Turbine calcs for dummies!

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Zippiot
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Turbine calcs for dummies!

Post by Zippiot » Fri Feb 09, 2007 10:03 am

Hello all, I have amassed many formulas and calcs over the years. I wish to share a few with you, I'll be reading through my old notes and wont be able to post more than 1 or 2 a day! On a side note my handwriting is terrible...And if these are wrong take it up with my professor!

Well first off, the easiest one of all!

We will start with optimum rpm [rotations per minute] of the turbine. The turbine is "most efficient" when the tips of the compressor are spinning around mach 0.8*
While this is no where near the max rpm it is GENERALLY the most efficient speed unless the compressor is designed otherwise or adapted from a different application (such as vacume cleaners!).
Anything near or above mach causes shockwaves which interupt the combustion and cause a mess of problems :/


http://en.wikipedia.org/wiki/Speed_of_sound

We will estimate the speed of sound to be 760mph, no one really lives at sea level! Mach 0.8 is 608mph, or 642,048inch/min.
This is where it gets tricky for those [me] who are not so on top of that newfangled "mathematics". We need to find out at what rpm of the shaft is the tip of the comrpessor moving mach 0.8...

Well one rotation moves a distance of Pi*Diameter, so we super super simplify and skip a few lines of stoich to arrive at the formula:

642048/(Pi*D)

Does it work? Hell yes!

This is not max rpm but instead the rpm when the tips of the rotors are moving around mach 0.8, or 608 mph.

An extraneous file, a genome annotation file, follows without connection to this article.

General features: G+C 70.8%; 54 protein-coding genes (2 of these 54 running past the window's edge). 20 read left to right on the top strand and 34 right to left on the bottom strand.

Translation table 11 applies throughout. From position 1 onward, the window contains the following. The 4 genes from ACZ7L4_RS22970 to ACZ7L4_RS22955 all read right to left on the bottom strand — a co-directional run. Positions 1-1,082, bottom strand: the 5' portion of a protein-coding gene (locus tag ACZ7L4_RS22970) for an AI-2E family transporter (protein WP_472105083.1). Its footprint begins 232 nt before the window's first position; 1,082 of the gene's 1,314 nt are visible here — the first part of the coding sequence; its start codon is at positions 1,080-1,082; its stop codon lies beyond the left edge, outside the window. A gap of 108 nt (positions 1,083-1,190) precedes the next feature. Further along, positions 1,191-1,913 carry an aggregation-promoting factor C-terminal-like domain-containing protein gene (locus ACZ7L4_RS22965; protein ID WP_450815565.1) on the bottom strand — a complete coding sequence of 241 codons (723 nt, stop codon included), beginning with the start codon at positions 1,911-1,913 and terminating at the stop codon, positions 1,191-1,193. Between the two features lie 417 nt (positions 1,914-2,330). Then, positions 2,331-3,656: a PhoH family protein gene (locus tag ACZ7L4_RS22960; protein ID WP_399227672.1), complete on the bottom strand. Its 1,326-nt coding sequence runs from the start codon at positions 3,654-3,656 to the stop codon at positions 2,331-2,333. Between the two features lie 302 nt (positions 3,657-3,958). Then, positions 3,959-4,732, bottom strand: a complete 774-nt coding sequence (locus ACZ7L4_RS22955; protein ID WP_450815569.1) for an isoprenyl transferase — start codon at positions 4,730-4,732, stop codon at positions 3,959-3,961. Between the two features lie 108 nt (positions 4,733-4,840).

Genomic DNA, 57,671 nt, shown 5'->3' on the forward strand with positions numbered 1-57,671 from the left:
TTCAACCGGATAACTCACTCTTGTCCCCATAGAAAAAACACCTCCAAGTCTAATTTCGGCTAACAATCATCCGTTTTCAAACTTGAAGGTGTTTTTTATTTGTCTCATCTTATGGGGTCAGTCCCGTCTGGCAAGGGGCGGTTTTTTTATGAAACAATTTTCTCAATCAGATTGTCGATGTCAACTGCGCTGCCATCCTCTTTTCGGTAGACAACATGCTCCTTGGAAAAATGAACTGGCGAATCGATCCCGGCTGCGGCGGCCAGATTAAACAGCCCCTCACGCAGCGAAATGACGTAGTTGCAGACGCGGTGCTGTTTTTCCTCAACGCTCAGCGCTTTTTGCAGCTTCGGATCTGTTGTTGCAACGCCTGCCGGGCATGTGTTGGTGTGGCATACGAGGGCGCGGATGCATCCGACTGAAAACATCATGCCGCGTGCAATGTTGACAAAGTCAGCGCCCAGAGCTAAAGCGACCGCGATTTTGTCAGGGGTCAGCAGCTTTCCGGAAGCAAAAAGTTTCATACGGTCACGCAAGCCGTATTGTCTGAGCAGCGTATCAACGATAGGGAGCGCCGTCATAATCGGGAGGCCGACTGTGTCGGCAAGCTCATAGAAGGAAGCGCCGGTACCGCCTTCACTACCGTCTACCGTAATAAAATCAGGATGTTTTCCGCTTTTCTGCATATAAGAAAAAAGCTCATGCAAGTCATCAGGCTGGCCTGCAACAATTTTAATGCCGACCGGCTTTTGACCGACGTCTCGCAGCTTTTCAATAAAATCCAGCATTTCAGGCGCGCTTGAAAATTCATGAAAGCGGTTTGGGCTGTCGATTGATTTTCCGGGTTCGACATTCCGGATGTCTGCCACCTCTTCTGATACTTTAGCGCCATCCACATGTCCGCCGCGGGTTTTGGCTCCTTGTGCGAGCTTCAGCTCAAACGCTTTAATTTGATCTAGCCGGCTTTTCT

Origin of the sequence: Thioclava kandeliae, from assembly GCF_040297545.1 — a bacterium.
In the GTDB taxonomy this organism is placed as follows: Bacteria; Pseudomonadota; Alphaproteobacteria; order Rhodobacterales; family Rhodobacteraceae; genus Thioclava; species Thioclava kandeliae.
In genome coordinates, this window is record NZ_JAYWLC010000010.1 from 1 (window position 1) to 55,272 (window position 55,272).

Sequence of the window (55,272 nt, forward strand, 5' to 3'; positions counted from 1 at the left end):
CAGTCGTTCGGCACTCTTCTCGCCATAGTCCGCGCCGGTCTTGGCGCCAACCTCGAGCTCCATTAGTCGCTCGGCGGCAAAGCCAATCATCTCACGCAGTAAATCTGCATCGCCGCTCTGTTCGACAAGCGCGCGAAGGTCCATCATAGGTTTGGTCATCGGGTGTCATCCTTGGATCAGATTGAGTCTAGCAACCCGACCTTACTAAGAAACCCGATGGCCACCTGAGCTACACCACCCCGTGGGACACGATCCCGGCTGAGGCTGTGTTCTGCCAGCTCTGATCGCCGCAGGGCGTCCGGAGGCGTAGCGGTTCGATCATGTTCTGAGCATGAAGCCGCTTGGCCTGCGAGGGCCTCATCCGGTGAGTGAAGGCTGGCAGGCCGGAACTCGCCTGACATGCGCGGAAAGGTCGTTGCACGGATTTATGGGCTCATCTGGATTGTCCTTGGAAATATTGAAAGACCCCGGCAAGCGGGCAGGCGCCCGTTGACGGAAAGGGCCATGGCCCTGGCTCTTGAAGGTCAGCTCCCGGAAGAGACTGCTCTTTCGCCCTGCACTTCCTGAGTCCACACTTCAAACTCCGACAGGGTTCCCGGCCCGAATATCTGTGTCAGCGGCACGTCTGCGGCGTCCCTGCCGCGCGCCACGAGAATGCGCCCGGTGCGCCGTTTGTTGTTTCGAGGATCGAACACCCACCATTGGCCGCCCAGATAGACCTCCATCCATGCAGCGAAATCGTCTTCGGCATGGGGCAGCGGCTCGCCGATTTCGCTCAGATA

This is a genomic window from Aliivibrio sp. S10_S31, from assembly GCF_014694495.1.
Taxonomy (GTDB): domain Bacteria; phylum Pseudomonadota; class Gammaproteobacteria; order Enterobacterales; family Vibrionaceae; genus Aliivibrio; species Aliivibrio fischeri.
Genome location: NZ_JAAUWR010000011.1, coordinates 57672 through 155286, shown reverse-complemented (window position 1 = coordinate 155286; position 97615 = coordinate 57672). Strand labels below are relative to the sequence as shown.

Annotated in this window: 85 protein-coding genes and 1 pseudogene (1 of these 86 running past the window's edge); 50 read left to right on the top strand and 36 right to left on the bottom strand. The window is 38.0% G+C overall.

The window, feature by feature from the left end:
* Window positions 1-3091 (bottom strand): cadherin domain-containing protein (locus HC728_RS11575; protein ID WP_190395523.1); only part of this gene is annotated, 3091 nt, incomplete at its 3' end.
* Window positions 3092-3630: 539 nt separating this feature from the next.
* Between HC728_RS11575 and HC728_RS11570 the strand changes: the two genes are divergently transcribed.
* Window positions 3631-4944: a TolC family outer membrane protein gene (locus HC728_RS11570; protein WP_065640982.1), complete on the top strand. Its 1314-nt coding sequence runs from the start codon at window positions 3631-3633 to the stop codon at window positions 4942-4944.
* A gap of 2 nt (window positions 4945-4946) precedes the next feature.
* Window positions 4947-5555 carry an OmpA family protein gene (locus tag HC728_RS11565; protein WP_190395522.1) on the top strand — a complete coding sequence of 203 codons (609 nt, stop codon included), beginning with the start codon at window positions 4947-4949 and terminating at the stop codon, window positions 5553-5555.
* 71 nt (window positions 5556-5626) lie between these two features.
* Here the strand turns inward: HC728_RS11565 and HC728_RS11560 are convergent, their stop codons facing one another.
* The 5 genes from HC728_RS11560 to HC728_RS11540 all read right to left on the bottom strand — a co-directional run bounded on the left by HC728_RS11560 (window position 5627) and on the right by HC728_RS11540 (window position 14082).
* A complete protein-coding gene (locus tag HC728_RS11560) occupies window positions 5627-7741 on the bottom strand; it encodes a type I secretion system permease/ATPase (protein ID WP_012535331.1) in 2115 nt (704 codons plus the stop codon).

But what if we wanna know a different tipspeed?
X*1056/(Pi*D) where X is the mph you are looking for!

Now what if we want to find out how fast the tip of the blades are moving at a certain rpm? Well remember 1 rotation travels Pi*D, so if it is moving at Z rotations per minute multiply by (Pi*D) to see how far it has moved in one minute, then divide by 1056 to see your tipspeed in mph!

tipseed=(Z*(Pi*d))/1056 where Z is the rpm.

So lets take some numbers and plug in!

Info found on http://www.gtba.co.uk/engine_designs/wasp.htm


The Wasp's max rpm is 148,000rpm and has a 60mm compressor.

60mm=2.36in
So 608mph tipspeed is at the rpm of:
642048/(3.14*2.36)=86,641.5ish
so the tips of the 60mm compressor are moving at mach 0.8 at 86,641.5rpm

Now lets see how fast they r moving at max rpm:
(148000*(3.14*2.36))/1056=1,038.58mph! A bit past the speed of sound which is around 770mph at sealevel!


More to come, including design equations!
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racketmotorman
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Post by racketmotorman » Sat Feb 10, 2007 6:36 am

Hi Zippiot

Ah ,............... but Mach numbers change with temperature , and things are going to be hotter at the comp tips

Also supersonic comp tips don't cause combustion problems , if they did , every commercial jet would be in big trouble .

Please get your facts correct , there are people new to turbines who might just believe your 'facts" are true .

Cheers
John

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Post by Zippiot » Sat Feb 10, 2007 10:52 am

Hi
I said the speed of sound "estimate" was 760
Commercial jets abide the mach 0.8 but military jets dont. The avg airliner cruises between 500 and 600, which allows them to stay near the mach 0.8 tipspeed.

Most turbojet aircraft cannot pass the speed of sound without an afterburner, and on planes like the f-14 there are special gates to make sure supersonic air never hits the engine. They say it causes the engine to stall, I consider that a combustuion problem!